This is a plan of the existing site and, in red, you see the number one line. That's the Seventh Avenue local. It comes all the way down to the tip of Manhattan. This is the last stop on the 7th Avenue local. And in white is the existing station. This is a historic station. It's probably older than 100 years old. It has beautiful ceramic mosaics inside depicting historical scenes of New York City. It's quite a lovely station, but it certainly is outdated.

The station is very short at the new equipment. The new trains are much longer than the station, so that only the front half of the train can enter into the station and people have to move up to the first four cars in order to get off at the station. The cars have gotten longer and longer over the years and because of the tight radius, they cannot get in close to the edge of the platform.

New York City Transit has introduced traffic extenders. I don't know if these are widely used. This could be a local invention to solve this problem.

The extenders at least prevent people from falling through this gap. When the train doors close, the body of the train itself pushes the extenders back in place. It all has a kind of a Rube Goldberg look and is terribly outmoded. So this project replaced the existing station with a brand new station.

In addition to the number one line, shown in red, the number 4 and 5 trains also pass through this site. They're shown here in green. You have the task of passing under each of these facilities. You have to pass under the red line. The excavation passes under the red line, under the green line and under the existing station. Naturally, there was a major underpinning effort required to safely pass under these lines without interrupting service.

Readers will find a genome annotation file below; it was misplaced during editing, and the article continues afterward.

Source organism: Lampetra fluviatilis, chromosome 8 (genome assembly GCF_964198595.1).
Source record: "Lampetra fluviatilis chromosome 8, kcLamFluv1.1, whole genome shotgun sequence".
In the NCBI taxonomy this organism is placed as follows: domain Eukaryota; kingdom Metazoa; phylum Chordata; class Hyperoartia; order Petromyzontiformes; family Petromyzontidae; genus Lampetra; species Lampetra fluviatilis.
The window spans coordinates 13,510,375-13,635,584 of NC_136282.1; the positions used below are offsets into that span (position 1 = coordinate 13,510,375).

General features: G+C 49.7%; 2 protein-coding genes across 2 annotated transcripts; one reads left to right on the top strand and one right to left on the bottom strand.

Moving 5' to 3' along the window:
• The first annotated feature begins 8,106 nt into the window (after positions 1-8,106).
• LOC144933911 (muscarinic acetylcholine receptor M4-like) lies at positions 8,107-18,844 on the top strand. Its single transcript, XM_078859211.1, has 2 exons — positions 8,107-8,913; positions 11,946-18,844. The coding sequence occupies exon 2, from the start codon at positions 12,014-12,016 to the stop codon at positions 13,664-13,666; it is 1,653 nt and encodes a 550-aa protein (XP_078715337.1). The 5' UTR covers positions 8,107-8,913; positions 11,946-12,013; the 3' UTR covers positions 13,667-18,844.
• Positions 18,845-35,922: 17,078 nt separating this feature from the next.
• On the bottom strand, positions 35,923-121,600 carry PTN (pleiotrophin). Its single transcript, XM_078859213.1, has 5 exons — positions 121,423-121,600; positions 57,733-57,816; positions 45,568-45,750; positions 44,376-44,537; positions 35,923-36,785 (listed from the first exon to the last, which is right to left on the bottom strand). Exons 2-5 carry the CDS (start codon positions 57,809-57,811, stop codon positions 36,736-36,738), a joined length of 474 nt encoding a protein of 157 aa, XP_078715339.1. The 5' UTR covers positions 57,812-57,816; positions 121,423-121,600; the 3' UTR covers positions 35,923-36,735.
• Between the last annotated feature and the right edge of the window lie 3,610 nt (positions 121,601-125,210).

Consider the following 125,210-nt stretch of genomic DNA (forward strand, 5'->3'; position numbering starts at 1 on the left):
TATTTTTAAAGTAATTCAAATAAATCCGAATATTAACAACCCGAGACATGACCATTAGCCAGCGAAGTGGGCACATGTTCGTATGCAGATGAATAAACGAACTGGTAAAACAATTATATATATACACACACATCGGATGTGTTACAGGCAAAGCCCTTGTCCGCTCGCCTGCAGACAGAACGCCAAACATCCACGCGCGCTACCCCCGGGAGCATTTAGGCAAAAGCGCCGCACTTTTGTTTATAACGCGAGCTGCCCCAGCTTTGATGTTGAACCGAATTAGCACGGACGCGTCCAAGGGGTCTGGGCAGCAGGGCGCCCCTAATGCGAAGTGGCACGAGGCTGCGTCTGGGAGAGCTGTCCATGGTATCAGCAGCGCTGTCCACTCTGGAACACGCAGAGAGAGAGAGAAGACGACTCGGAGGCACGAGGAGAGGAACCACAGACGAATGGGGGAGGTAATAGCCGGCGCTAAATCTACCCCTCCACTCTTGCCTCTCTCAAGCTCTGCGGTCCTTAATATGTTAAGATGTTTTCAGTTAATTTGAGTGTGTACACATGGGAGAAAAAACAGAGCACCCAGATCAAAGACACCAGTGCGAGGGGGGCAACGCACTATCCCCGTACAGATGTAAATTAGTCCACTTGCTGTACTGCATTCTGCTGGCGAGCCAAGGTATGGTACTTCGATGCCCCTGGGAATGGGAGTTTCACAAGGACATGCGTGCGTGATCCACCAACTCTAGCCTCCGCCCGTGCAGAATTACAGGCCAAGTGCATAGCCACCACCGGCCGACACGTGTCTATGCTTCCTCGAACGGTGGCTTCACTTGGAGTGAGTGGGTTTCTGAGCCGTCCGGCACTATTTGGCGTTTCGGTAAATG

The excavation is a mixed face tunnel, meaning that it's partially an earth and partially in rock. This clip from the video shows the rock at the moment that it's being blasted. You cover the rock with protective mats to ensure that no rock escapes. That was done in this project, but from time to time, the mats were really thrown about, which is extremely dangerous. You need a sufficient number of mats to make sure that the mats barely move at the time the explosion is set off.

At the end of the video, they show a concrete slab being poured, but they actually show other clips of other slabs being poured. It's a little hard to follow. They jump around, but I've pulled out this clip in particular, because this is the first concrete that you pour when you complete your excavation.

It is not the structural box. It is an underlining, concrete pour, which is called a mud slab. The purpose of the mud slab is to even out the rock excavation and to create a level, flat work surface on which you will build the structural box. This is called a mud slab.